We also talked to Suyapa about LUPE (Latinos Unidos Promoviendo la Esperanza).  LUPE is an organization that seeks out to strengthen the Latin American community in our area.  They offer various educational sessions that families can attend. One of the pivotal focus points of LUPE is education about nutrition, which Suyapa is very passionate about.

Here are some links for more information about LUPE, it’s a great organization and we encourage you all to check them out!

https://www.facebook.com/lupenc and http://www.lupe-nc.org/

 

Posted in Class of 2016: Honduras | 1 Comment

Class of 2017 Update: A Productive Week

This week, Sarah Reynolds and I thought it would be important to highlight everything we have accomplished this week because we both felt this was one of our more productive weeks since we began this year!

On Monday, we broke up into small groups and discussed our own progress and when we all thought the project should be due. After each group discussed their own topics and how we wanted to eventually present it to the class, the class got back together and we agreed on when we will start presenting our information. Our group work took most of the class time, which was very helpful because we feel that every group has made significant organizational strides which will really make these projects useful references for later on in the year!

On Wednesday, we heard from Jamie Smedsmo who was in the Peace Corps in Namibia.  She shared pictures, experiences, and thoughts from her time there as a teacher.  Seeing recent pictures and hearing about first-hand issues she observed allowed us to think more about all the many different issues we can focus on in Namibia. She also shared with us cultural and societal aspects that none of us had heard yet or might not have been able to find otherwise! For example, she emphasized the importance of not using your left hand to when greeting or interacting with others because that hand it considered “unclean.”  Also, she briefly discussed taboo topics and typical situations we might find ourselves in when we first arrive.  We thought this was VERY productive because we were able to ask any questions that we had, which actually helped direct our small group research.   She also taught us how to greet and respond to a greeting in one of the major tribe languages. Sarah and I agreed that being able to hear these facts and stories from someone is so much more  enjoyable and beneficial than reading facts on the computer or textbook. Her visit, along with previous conversations with Dr. Arcaro and Anita has made the Class of 2017 realize that connecting with those who live in Namibia and those who have been is very important to perspective and approach for the next couple of years.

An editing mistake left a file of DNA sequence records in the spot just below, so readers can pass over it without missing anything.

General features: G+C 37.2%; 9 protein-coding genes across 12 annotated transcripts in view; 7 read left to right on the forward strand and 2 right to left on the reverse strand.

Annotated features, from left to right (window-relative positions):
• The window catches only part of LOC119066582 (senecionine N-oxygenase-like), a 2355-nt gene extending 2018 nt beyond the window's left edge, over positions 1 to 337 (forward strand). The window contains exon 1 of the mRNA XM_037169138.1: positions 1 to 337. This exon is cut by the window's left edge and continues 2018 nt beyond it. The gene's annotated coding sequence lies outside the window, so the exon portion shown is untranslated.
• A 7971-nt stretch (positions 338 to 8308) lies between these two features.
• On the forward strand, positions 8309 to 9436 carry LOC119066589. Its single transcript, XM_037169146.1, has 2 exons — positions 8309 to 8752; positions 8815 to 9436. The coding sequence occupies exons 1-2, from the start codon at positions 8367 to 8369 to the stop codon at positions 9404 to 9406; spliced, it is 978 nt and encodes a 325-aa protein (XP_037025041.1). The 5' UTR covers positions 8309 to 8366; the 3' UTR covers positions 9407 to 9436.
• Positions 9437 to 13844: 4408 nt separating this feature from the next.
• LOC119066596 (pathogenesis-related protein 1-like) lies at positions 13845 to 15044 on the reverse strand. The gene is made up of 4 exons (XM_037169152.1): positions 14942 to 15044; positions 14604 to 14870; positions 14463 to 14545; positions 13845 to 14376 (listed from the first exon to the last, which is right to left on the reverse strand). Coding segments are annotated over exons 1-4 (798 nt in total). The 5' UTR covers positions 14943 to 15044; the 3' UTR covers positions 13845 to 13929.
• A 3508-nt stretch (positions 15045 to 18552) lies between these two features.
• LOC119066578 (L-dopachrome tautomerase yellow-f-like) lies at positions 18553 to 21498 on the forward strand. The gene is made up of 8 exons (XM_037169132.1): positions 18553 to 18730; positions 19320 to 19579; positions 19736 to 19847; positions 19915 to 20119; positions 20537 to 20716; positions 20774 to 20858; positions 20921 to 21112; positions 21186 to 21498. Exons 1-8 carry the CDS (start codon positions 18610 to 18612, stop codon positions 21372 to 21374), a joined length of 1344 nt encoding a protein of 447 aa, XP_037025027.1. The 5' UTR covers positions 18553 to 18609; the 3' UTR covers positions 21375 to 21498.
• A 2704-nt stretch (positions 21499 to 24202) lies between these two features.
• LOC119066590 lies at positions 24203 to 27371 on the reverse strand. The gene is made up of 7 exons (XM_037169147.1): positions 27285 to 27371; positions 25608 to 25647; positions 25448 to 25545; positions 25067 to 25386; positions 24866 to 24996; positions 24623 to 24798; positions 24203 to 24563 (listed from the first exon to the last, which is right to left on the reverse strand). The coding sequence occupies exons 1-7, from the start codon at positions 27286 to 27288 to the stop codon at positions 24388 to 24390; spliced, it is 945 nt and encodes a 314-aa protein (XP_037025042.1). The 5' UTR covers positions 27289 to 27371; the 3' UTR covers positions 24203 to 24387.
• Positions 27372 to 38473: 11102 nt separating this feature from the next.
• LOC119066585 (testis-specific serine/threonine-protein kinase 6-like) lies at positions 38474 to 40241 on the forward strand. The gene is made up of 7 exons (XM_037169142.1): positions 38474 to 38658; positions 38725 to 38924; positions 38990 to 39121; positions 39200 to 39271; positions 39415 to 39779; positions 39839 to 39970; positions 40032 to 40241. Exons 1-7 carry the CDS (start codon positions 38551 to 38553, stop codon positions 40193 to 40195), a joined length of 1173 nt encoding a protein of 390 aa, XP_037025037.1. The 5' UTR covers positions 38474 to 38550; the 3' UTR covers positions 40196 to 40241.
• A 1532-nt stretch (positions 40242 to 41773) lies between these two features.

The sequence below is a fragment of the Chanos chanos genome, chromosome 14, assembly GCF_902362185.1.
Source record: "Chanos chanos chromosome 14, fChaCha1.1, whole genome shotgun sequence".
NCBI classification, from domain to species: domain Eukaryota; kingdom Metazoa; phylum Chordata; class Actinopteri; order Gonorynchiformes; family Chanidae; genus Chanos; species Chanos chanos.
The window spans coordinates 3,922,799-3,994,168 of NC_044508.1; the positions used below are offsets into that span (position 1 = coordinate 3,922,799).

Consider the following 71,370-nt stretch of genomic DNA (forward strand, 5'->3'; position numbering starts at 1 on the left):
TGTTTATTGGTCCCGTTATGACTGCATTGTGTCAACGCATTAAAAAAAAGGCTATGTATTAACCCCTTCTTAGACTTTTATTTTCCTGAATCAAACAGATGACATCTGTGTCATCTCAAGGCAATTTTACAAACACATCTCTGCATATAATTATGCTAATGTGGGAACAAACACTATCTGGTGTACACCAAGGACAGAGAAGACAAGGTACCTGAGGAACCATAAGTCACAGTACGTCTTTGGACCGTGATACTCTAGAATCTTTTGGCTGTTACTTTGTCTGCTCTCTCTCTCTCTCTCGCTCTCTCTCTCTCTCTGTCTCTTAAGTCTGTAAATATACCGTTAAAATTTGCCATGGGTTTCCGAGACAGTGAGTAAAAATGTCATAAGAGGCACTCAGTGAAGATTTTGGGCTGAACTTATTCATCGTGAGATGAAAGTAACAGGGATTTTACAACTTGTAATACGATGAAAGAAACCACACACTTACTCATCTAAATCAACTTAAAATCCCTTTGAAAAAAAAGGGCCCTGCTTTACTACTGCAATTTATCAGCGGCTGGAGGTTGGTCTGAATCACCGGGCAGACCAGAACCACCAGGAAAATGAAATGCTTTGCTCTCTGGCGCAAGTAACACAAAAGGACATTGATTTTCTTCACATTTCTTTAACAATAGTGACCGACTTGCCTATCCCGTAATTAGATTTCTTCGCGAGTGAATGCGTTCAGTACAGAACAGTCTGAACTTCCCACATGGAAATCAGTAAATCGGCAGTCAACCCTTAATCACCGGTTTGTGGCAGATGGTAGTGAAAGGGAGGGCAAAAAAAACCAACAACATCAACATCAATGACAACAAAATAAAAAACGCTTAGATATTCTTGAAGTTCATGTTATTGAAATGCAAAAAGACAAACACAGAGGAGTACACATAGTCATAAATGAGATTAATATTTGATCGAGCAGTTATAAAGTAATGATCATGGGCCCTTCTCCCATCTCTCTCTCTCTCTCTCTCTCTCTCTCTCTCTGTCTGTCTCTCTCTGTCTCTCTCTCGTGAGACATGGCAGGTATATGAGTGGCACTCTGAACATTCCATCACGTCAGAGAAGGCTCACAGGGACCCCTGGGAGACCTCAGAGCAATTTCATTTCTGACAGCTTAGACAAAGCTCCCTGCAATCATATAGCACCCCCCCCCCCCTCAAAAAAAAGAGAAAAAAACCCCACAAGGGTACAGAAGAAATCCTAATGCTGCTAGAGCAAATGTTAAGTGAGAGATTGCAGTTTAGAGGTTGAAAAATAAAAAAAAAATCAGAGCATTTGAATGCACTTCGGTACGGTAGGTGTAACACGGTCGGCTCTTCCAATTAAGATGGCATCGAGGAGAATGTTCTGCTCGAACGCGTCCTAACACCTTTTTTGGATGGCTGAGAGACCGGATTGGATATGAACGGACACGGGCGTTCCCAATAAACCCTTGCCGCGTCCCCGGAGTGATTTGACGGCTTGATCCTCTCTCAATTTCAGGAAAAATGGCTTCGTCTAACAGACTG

Also on Wednesday we discussed out Class Video/Elevator Video.  We have been watching other Periclean videos and we also watched a video not pertaining to Periclean so that we look at all the different ways to send a visual message.  We decided on a plan for the video, but we still have to craft the message.  Cam and Oly are leading this charge because of their technological experience, but the entire class is collaborating on the overall vision.  We are very excited on having a powerful message that not only explains the attitude of our class as we begin to learn about Namibia, but also a message that captures the goals and spirit of the Periclean Scholars Program.

Lastly, the Class of 2017 has been discussing Samantha White’s visit at the end of October for Celebrating Periclean.  Samantha White was a Class of 2006 Periclean Scholar who also went to Namibia. Many Pericleans have articulated the importance of speaking with her during her visit to get a perspective from a previous Periclean, a perspective we have not listened to yet! Next week, we will order t-shirts from Namibia, continue to work on our group projects, and work on our Class Video that will be shown at Celebrating Periclean at the end of October! Overall the Class of 2017 is busy and eager to learn more about our country, Namibia!

Mary Frances Foster and Sarah Reynolds

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Update from the 2016s

The class of 2016 had a low key class today and that was probably for the best. Lately, there has been a lot of action from us, and there are a lot of Periclean events in the near future. Therefore, spending today talking and planning was time well spent.

Topics of conversation included discussing our local partner options, coming up with questions to ask of our abroad partners, talking on how to best build relationships with the other Periclean classes, ways to better gain knowledge helpful to our goals, and upcoming events on the Periclean calendar.

Next class, a member of the local community, Suyapa, who we have partnered with in the past is coming to talk to us for an hour. We will be discussing our options for local partnerships. Finding an appropriate domestic partner that is feasible to work with is important to us, so the class is looking forward to speaking with her.

 

 

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2016 Class Update